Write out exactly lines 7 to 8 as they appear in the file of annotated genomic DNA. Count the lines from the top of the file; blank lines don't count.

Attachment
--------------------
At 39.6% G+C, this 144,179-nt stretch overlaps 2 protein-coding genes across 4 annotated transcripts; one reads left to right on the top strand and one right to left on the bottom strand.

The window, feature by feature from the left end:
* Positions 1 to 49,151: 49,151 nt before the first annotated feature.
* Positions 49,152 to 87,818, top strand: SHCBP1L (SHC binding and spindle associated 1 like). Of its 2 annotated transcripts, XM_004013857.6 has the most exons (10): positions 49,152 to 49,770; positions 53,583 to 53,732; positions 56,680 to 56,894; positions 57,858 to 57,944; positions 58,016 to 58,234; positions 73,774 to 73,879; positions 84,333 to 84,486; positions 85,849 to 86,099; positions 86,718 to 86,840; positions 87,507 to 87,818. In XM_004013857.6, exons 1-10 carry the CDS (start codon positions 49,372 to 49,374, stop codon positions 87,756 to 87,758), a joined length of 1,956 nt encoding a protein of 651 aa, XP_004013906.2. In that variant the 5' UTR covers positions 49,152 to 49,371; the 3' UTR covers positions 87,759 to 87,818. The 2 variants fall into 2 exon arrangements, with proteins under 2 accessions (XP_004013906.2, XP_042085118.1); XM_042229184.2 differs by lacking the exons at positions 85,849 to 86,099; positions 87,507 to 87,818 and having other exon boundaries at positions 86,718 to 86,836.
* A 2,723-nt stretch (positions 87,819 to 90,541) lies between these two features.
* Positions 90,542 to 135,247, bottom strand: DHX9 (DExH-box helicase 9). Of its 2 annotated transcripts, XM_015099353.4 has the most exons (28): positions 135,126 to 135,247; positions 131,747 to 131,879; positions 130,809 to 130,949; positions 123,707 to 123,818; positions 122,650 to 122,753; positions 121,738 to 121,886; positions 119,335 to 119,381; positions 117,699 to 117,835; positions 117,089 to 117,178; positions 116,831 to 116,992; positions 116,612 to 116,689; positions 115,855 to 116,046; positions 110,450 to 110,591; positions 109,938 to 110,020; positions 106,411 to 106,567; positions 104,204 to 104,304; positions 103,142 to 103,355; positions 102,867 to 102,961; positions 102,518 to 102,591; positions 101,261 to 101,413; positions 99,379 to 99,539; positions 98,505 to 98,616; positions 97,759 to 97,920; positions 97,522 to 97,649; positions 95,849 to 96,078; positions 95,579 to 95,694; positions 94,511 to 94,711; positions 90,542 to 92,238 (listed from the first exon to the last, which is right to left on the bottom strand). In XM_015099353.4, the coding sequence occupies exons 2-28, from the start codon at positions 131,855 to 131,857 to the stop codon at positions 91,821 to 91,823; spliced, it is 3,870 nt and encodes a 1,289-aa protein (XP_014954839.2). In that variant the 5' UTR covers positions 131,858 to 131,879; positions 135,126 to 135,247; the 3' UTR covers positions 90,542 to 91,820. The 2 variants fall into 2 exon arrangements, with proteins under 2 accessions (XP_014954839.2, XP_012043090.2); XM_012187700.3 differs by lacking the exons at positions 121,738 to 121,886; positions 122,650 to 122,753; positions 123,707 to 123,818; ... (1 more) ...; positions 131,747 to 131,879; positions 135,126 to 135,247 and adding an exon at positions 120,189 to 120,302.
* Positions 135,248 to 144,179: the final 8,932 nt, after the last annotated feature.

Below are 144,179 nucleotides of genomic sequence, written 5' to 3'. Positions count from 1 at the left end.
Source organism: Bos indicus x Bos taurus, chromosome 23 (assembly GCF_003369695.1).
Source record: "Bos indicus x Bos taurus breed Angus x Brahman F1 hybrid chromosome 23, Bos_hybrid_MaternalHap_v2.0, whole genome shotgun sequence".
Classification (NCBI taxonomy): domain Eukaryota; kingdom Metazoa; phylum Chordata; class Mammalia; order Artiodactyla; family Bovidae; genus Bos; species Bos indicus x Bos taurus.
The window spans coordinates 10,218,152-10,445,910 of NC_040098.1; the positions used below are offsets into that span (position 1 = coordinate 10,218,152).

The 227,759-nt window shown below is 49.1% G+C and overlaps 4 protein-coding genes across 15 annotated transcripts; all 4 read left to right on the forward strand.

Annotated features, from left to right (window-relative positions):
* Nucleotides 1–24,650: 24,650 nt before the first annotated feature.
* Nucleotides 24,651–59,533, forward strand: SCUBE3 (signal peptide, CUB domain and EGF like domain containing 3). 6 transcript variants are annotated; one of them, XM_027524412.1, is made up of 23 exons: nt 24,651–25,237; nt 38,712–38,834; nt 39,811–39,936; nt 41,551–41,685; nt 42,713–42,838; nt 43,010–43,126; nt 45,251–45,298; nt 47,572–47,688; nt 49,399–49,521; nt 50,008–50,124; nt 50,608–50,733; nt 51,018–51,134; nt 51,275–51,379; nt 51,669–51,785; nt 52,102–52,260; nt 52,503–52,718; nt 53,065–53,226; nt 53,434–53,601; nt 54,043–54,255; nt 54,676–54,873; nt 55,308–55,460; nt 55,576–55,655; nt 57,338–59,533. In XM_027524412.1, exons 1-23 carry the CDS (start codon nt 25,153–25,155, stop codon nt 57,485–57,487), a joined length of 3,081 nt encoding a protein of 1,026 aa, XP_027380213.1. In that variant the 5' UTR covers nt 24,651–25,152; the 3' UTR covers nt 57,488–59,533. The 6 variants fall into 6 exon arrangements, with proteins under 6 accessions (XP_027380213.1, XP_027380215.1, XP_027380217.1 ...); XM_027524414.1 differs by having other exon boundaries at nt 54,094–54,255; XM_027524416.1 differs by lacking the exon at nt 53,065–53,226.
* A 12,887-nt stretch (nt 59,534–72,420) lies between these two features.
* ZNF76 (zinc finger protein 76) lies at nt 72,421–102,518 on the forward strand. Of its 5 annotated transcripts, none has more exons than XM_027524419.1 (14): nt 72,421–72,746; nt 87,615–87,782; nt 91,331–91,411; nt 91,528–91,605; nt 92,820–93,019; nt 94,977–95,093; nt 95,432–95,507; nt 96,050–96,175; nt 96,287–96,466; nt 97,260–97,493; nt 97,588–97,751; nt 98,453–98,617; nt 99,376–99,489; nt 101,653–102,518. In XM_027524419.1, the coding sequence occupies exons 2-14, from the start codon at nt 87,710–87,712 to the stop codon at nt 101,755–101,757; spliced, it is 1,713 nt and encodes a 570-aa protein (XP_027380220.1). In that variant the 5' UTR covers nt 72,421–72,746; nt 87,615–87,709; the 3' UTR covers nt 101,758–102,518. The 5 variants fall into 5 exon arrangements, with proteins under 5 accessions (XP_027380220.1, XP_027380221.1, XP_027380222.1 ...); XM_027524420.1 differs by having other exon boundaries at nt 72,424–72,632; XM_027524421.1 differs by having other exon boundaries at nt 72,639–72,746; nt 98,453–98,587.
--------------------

* Positions 135,248 to 144,179: the final 8,932 nt, after the last annotated feature.

Below are 144,179 nucleotides of genomic sequence, written 5' to 3'. Positions count from 1 at the left end.